July 9, 2001
Duvall moratorium may be eased with limitations
City Council to take public comments
by Lisa Allen
Valley View Editor
DUVALL - The city's building application moratorium, in place since July of 1999, may be lifted on a limited basis after the sewage treatment plant outfall extension project is completed next month, officials say. The extension of the outfall, which now ends at the riverbank, will improve mixing of the effluent that goes into the Snoqualmie River.
According to City Engineer Elizabeth Goode, the work had to be completed during the time the state Department of Fish and Wildlife calls the "fish window," which falls between June 16 and August 15. Fish populations are affected the least during that time frame. The $330,000 job is being performed by Fury Construction.
The new outfall will extend 60 feet into the deepest part of the river. Currently, the city is in violation of the Department of Ecology's (DOE) standards of heavy metal discharge into the river.
Goode said metals include copper, silver and zinc. Some metals occur naturally, but the copper probably comes from pipes, she said. Better mixing of the effluent will lessen the effects of the metals on fish.
"Based on the outfall extension being installed we will request the DOE amend our National Pollution Discharge Elimination System (NPDES) permit," she said. "We are asking them to revise the permit so we would no longer be in violation."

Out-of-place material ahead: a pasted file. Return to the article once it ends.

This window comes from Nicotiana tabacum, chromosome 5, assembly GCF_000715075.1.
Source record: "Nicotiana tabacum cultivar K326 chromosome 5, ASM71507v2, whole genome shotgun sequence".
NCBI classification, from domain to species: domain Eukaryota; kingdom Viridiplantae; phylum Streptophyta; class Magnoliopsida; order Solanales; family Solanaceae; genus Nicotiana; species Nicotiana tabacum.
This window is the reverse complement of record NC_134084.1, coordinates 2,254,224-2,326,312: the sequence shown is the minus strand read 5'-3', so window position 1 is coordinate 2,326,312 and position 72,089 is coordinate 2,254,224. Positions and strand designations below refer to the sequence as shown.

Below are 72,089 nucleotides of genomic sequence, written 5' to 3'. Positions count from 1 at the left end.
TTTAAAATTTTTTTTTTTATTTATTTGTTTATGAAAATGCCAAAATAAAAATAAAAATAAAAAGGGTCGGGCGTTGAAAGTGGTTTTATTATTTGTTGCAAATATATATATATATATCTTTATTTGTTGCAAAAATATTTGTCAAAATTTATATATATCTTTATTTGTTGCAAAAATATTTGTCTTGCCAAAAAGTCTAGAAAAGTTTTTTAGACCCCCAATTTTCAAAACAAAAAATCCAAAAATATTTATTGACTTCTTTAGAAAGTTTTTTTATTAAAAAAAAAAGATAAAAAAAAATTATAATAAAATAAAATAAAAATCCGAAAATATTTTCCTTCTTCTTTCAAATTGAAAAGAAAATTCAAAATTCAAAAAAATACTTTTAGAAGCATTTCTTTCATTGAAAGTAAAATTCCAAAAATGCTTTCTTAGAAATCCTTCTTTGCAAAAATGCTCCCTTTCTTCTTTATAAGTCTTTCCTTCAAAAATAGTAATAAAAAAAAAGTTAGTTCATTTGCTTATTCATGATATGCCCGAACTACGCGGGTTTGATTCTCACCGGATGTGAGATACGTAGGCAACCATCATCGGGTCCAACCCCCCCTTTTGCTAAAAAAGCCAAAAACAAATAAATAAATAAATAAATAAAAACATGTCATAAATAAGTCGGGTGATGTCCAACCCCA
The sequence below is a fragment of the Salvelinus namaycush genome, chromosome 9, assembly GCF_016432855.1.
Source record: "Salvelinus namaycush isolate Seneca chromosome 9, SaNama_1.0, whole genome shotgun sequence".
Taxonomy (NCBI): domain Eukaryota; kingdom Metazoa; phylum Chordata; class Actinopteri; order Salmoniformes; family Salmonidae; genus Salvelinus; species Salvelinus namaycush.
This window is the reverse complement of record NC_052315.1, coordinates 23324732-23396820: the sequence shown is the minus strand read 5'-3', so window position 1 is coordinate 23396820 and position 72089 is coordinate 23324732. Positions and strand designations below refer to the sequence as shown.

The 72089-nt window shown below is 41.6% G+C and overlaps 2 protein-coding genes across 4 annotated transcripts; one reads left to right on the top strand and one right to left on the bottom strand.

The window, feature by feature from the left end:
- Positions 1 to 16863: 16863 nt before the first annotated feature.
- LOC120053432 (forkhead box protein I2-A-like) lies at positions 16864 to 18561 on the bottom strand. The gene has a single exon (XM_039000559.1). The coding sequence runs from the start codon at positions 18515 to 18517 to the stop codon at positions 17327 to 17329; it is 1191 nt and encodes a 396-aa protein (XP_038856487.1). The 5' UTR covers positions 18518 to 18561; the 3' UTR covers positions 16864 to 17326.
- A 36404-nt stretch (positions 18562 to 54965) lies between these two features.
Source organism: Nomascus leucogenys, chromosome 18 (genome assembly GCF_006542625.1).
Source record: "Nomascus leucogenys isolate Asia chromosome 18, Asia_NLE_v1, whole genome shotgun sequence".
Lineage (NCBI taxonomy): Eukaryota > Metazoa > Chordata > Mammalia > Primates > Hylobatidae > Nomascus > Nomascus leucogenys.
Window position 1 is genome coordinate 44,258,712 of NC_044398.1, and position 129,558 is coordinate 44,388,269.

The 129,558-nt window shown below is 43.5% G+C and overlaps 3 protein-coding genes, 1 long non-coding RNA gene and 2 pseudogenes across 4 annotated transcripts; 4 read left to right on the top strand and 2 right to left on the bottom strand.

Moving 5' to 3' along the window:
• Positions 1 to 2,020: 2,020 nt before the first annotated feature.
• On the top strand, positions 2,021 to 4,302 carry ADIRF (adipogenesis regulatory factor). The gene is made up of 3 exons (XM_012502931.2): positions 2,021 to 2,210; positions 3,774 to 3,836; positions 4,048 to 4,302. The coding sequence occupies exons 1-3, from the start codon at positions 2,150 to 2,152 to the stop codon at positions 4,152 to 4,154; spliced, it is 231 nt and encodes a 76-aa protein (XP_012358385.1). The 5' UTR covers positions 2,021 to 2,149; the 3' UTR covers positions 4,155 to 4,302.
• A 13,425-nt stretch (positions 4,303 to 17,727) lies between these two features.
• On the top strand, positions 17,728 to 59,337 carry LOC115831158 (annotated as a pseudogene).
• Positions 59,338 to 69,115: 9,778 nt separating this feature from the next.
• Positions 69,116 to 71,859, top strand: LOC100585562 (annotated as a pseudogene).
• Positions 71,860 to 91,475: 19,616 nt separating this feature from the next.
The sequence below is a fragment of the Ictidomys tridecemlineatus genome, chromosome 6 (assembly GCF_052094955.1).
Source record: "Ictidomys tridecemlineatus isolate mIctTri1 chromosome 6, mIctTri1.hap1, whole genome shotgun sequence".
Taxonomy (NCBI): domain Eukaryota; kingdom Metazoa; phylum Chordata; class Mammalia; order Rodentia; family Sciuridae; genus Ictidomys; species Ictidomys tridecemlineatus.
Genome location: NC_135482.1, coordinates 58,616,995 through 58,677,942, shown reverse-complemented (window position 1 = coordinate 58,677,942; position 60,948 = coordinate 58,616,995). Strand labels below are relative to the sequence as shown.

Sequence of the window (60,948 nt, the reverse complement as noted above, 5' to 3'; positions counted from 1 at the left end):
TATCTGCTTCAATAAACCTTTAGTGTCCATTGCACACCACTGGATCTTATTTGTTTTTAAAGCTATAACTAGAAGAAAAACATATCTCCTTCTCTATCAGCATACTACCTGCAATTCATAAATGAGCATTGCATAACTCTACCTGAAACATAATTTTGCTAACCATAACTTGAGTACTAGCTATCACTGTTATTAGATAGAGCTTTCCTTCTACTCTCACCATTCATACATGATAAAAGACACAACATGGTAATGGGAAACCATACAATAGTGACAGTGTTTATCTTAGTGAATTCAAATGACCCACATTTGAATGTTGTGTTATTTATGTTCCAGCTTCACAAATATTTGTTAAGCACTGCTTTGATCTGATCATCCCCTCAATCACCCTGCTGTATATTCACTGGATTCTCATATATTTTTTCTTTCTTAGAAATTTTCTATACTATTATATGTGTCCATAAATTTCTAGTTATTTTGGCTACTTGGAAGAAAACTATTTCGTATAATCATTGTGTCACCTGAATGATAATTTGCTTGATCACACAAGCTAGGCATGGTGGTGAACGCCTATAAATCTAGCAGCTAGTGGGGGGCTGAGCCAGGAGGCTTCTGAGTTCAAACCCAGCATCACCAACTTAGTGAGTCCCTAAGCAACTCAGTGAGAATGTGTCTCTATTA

Goode said if the permit was revised, the plant would have some extra capacity.
"We think we may have some limited additional capacity," she said. "The City Council will take testimony on that at their regular 7 p.m. City Council meetings on July 12 and 26. The purpose is to listen to how folks think the additional capacity should be allocated. We also don't know what DOE will be willing to grant. And, there will continue to be a sewage capacity problem until we do a major plant expansion."
Completion of the planned expansion will be at least five years down the road, she said. Property needed for the plant expansion has been acquired, but she explained that the city is looking at different technologies, options and costs.
"We don't want to increase rates beyond what people can pay," she said. "We want to produce quality effluent, but the problem is cost."
Goode said the plant was originally designed for 6,000 residents, and with the buildout of all the new developments that have been approved, population will soon go from 4,500 to an estimated 6,600. The Copper Hill mixed-use development alone, under construction across from the sewage treatment plant, will add 88 new dwelling units, plus businesses.
"That's why we went under the moratorium," she said. "The outfall will take care of the metals, but we still have a total hydrology problem."
Goode said early on in the life of the plant, officials thought that because Duvall was a rural area, the plant could handle up to 9,000 residents. But that thinking changed when the town became more suburbanized, with more appliances in each residence.
Experts studying the differences between the rural and suburban household concluded that the element in the newer homes that makes the difference is the garbage disposal, said Goode.
"Homeowners using garbage disposals don't realize that all that stuff has to be digested in the plant," she said. "Plus, it takes a lot more water to wash it all down. All that adds to the stress on the plant, so it can't handle as many households. Residents put as much as a grocery bag full of stuff down the drain in a week that could be composted or go in the garbage. Maybe it would help if people were aware of that."